Call for applications for Summer Seminar on Jewish Law and Political Thought

Ari  Mermelstein's picture

The inaugural meeting of the Summer Seminar on Jewish Legal and Political Thought will take place at The Jewish Theological Seminary in New York City from Monday, August 3, 2020 through Friday, August 14. The seminar will be run by Professors Leora Batnitzky (Ronald O. Perelman Professor of Jewish Studies; Professor of Religion, Princeton University), Yonatan Brafman (Assistant Professor of Jewish Thought and Ethics, Jewish Theological Seminary of America), and Suzanne Last Stone (University Professor of Jewish Law and Contemporary Civilization, Yeshiva University; Professor of Law, Benjamin N. Cardozo School of Law), with a guest presentation by Professor Christine Hayes (Robert F. and Patricia Ross Weis Professor of Religious Studies, Yale University). Between 10 and 12 students in Jewish Studies, Religious Studies, or related fields will be selected to participate through a competitive application process. Graduate students will be given priority, but we welcome applications from advanced undergraduates.

Fellows will receive an honorarium of $1,000 plus a $250 travel stipend. A limited supply of housing is available on a first-come, first-served basis.

The intensive seminar considers two basic questions.  First, how have political and historical developments, along with historical debates in political and legal theories, shaped the ways in which Jews have understood law, politics, and religion?  And second, how might internal Jewish debates about Jewish law contribute to and challenge modern conceptions of law, politics, and religion?  The seminar will consider these questions from historical, normative, and jurisprudential perspectives.  Particular topics include: the meaning and purpose of law, authority in law versus the authority of law, historical consciousness and legal change, centralized versus non-centralized legal systems, and the role of the modern nation state in modern conceptions of politics, law, and religion.  We will focus on a range of primary and secondary sources from the first century until today. Topics will include but are not limited to:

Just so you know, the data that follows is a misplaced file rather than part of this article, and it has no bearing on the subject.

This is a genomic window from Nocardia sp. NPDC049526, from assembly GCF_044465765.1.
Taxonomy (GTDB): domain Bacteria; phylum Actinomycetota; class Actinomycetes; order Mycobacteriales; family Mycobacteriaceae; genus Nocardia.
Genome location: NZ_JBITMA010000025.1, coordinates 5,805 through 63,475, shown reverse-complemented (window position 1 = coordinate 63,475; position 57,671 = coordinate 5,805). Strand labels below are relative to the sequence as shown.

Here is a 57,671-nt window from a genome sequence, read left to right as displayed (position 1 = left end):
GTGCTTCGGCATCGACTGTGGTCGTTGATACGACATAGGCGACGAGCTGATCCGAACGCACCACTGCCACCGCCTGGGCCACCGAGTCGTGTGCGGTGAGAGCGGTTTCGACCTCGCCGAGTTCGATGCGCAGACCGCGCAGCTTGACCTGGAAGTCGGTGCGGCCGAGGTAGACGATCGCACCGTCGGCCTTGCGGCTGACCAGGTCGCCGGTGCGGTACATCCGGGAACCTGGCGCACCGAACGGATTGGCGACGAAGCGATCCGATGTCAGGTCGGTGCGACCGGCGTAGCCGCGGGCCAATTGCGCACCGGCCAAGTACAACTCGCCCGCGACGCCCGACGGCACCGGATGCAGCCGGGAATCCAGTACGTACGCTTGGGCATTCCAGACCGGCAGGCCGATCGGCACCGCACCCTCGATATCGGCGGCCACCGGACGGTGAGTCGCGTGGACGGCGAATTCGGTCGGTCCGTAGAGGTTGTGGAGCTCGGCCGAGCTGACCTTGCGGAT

1. Law and politics (law and power, including law within and outside of the state, centralized and decentralized law);
  2. the purpose and meaning of law (legal formalism, conceptualism, positivism, and natural law);
  3. authority (of law and within law);
  4. Legal change (common versus civil law systems; historical consciousness and law)

Texts will include but are not limited to:

Spinoza, Maimonides, Mendelssohn, Weber, Schmitt, Gadamer, Austin, Hart, Dworkin, as well as an array of classical Jewish sources and contemporary authors.

A complete application should include two letters of recommendation, an up-to-date CV, and a 1–2 page outline of the applicant’s research interests and how the subject matter of the seminar would help advance their scholarly work.

Applications are due by January 1, 2020 and should be submitted to Ari Mermelstein at mermels@yu.edu. Questions and letters of recommendation should be directed to the same email address.

The Seminar is a project of the Consortium on Jewish Studies and Legal Theory, a partnership among Cardozo Law School, Columbia University, The Jewish Theological Seminary, NYU, Princeton, and Yale.